Published Papers

Robinson, James A, Daron Acemoglu, Simon Johnson, and Pierre Yared. 2008. “Income and Democracy.” American Economic Review 98 (3): 808-842. Abstract
Existing studies establish a strong cross-country correlation between income and democracy but do not control for factors that simultaneously affect both variables. We show that controlling for such factors by including country fixed effects removes the statistical association between income per capita and various measures of democracy. We present instrumental-variables estimates that also show no causal effect of income on democracy. The cross-country correlation between income and democracy reflects a positive correlation between changes in income and democracy over the past 500 years. This pattern is consistent with the idea that societies embarked on divergent political-economic development paths at certain critical junctures.
Robinson, James A, and Daron Acemoglu. 2001. “Inefficient Redistribution.” American Political Science Review 95 (3): 649-661. Abstract
There are many well-developed theories that explain why governments redistribute income, but very few can explain why this often is done in a socially inefficient form. In the theory we develop, compared to efficient methods, inefficient redistribution makes it more attractive to stay in or enter a group that receives subsidies. When political institutions cannot credibly commit to future policy, and when the political influence of a group depends on its size, inefficient redistribution is a tool to sustain political power. Our model may account for the choice of inefficient redistributive policies in agriculture, trade, and the labor market. It also implies that when factors of production are less specific to a sector, inefficient redistribution may be more prevalent.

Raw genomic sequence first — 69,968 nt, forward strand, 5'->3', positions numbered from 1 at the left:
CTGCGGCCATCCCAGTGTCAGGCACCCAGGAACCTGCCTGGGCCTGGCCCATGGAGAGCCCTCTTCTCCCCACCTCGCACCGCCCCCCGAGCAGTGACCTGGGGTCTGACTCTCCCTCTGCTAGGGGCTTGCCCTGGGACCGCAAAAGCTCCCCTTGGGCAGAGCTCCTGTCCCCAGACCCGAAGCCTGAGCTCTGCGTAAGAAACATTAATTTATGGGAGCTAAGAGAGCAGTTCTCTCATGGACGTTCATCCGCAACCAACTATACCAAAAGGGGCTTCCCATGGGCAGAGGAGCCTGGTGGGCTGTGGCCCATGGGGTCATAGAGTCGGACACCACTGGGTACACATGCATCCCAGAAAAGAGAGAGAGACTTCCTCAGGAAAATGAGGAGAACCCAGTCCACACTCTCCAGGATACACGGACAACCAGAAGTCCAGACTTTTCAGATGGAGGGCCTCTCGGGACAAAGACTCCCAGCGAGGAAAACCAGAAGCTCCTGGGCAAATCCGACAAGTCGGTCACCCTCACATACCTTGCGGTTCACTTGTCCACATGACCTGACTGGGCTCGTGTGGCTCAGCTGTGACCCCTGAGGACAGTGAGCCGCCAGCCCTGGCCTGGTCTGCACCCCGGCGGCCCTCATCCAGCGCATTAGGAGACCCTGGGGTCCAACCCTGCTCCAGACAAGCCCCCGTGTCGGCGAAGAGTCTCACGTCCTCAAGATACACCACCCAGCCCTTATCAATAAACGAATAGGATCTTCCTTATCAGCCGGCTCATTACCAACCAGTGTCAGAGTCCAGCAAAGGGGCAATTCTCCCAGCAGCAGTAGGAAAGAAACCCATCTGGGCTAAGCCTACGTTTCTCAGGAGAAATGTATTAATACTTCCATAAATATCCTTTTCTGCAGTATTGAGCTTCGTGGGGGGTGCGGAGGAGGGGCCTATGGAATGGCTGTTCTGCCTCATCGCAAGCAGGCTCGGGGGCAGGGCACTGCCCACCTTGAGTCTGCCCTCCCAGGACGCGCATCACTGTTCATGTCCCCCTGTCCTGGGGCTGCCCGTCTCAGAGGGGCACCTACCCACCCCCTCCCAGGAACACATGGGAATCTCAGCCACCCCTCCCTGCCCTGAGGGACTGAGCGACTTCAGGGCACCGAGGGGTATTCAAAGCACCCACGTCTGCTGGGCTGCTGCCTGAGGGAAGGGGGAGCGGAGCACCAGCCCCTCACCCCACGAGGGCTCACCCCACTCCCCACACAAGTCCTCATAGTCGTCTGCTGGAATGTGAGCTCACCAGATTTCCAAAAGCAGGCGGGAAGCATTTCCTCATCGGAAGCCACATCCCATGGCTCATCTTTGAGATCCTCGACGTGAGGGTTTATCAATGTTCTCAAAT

Robinson, James A, and Sripad Motiram. 2010. “Interlinking and Collusion.” Review of Development Economics 14 (2): 282–301. Abstract
In this paper, we suggest a new rationale for the existence of interlinked contracts in the agrarian economies of developing countries. Using the framework of an infinitely repeated game with discounting, we show that interlinked contracts can help the dominant parties to collude, in cases where collusion is not possible with noninterlinked contracts. This occurs because either interlinkage pools incentive constraints across markets, or it affects the incentives of agents to accept deviating contracts. We illustrate these mechanisms by considering the case of interlinkage between markets for credit and share tenancy. The model that is used to formalize the second mechanism is characterized by frictions in the tenancy market, which we model using the standard framework of search and matching.
Robinson, James A, and Jean-Marie Baland. 2000. “Is Child Labor Inefficient?” Journal of Political Economy 108 (4): 663-679. Abstract
We build a model of child labor and study its implications for welfare. We assume that there is a trade-off between child labor and the accumulation of human capital. Even if parents are altruistic and child labor is socially inefficient, it may arise in equilibrium because parents fail to fully internalize its negative effects. This occurs when bequests are zero or when capital markets are imperfect. We also study the effects of a simple ban on child labor and derive conditions under which it may be Pareto improving in general equilibrium. We show that the implications of child labor for fertility are ambiguous.